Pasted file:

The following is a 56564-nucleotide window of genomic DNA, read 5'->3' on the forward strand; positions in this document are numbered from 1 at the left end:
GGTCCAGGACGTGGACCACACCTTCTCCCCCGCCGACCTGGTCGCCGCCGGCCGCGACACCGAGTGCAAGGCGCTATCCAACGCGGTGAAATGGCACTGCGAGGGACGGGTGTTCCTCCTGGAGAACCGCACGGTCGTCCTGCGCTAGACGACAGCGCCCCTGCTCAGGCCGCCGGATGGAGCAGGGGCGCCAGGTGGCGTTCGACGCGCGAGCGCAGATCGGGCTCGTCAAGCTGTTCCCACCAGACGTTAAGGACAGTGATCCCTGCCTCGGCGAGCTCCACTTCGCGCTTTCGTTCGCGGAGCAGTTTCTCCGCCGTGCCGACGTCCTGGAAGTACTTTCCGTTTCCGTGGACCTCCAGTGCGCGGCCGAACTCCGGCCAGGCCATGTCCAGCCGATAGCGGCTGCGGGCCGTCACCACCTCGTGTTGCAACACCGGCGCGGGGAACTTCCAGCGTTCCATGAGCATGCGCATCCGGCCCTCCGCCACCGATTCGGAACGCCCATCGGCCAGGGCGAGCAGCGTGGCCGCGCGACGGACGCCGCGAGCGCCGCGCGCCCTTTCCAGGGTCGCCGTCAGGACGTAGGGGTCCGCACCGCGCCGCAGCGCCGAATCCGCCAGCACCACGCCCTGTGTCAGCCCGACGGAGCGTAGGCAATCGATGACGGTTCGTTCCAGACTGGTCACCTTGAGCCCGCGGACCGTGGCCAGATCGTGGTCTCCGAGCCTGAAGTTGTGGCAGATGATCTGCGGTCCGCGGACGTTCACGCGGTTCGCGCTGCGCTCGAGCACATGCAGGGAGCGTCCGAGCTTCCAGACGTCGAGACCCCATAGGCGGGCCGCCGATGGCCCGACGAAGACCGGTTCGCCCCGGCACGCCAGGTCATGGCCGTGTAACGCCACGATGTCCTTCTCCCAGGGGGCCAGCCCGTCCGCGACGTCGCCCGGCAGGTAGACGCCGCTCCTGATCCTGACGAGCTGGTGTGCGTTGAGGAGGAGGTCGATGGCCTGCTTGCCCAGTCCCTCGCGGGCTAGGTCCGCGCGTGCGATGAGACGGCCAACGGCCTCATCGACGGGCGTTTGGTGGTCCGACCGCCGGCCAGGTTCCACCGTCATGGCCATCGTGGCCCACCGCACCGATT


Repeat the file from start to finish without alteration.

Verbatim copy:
The following is a 56564-nucleotide window of genomic DNA, read 5'->3' on the forward strand; positions in this document are numbered from 1 at the left end:
GGTCCAGGACGTGGACCACACCTTCTCCCCCGCCGACCTGGTCGCCGCCGGCCGCGACACCGAGTGCAAGGCGCTATCCAACGCGGTGAAATGGCACTGCGAGGGACGGGTGTTCCTCCTGGAGAACCGCACGGTCGTCCTGCGCTAGACGACAGCGCCCCTGCTCAGGCCGCCGGATGGAGCAGGGGCGCCAGGTGGCGTTCGACGCGCGAGCGCAGATCGGGCTCGTCAAGCTGTTCCCACCAGACGTTAAGGACAGTGATCCCTGCCTCGGCGAGCTCCACTTCGCGCTTTCGTTCGCGGAGCAGTTTCTCCGCCGTGCCGACGTCCTGGAAGTACTTTCCGTTTCCGTGGACCTCCAGTGCGCGGCCGAACTCCGGCCAGGCCATGTCCAGCCGATAGCGGCTGCGGGCCGTCACCACCTCGTGTTGCAACACCGGCGCGGGGAACTTCCAGCGTTCCATGAGCATGCGCATCCGGCCCTCCGCCACCGATTCGGAACGCCCATCGGCCAGGGCGAGCAGCGTGGCCGCGCGACGGACGCCGCGAGCGCCGCGCGCCCTTTCCAGGGTCGCCGTCAGGACGTAGGGGTCCGCACCGCGCCGCAGCGCCGAATCCGCCAGCACCACGCCCTGTGTCAGCCCGACGGAGCGTAGGCAATCGATGACGGTTCGTTCCAGACTGGTCACCTTGAGCCCGCGGACCGTGGCCAGATCGTGGTCTCCGAGCCTGAAGTTGTGGCAGATGATCTGCGGTCCGCGGACGTTCACGCGGTTCGCGCTGCGCTCGAGCACATGCAGGGAGCGTCCGAGCTTCCAGACGTCGAGACCCCATAGGCGGGCCGCCGATGGCCCGACGAAGACCGGTTCGCCCCGGCACGCCAGGTCATGGCCGTGTAACGCCACGATGTCCTTCTCCCAGGGGGCCAGCCCGTCCGCGACGTCGCCCGGCAGGTAGACGCCGCTCCTGATCCTGACGAGCTGGTGTGCGTTGAGGAGGAGGTCGATGGCCTGCTTGCCCAGTCCCTCGCGGGCTAGGTCCGCGCGTGCGATGAGACGGCCAACGGCCTCATCGACGGGCGTTTGGTGGTCCGACCGCCGGCCAGGTTCCACCGTCATGGCCATCGTGGCCCACCGCACCGATT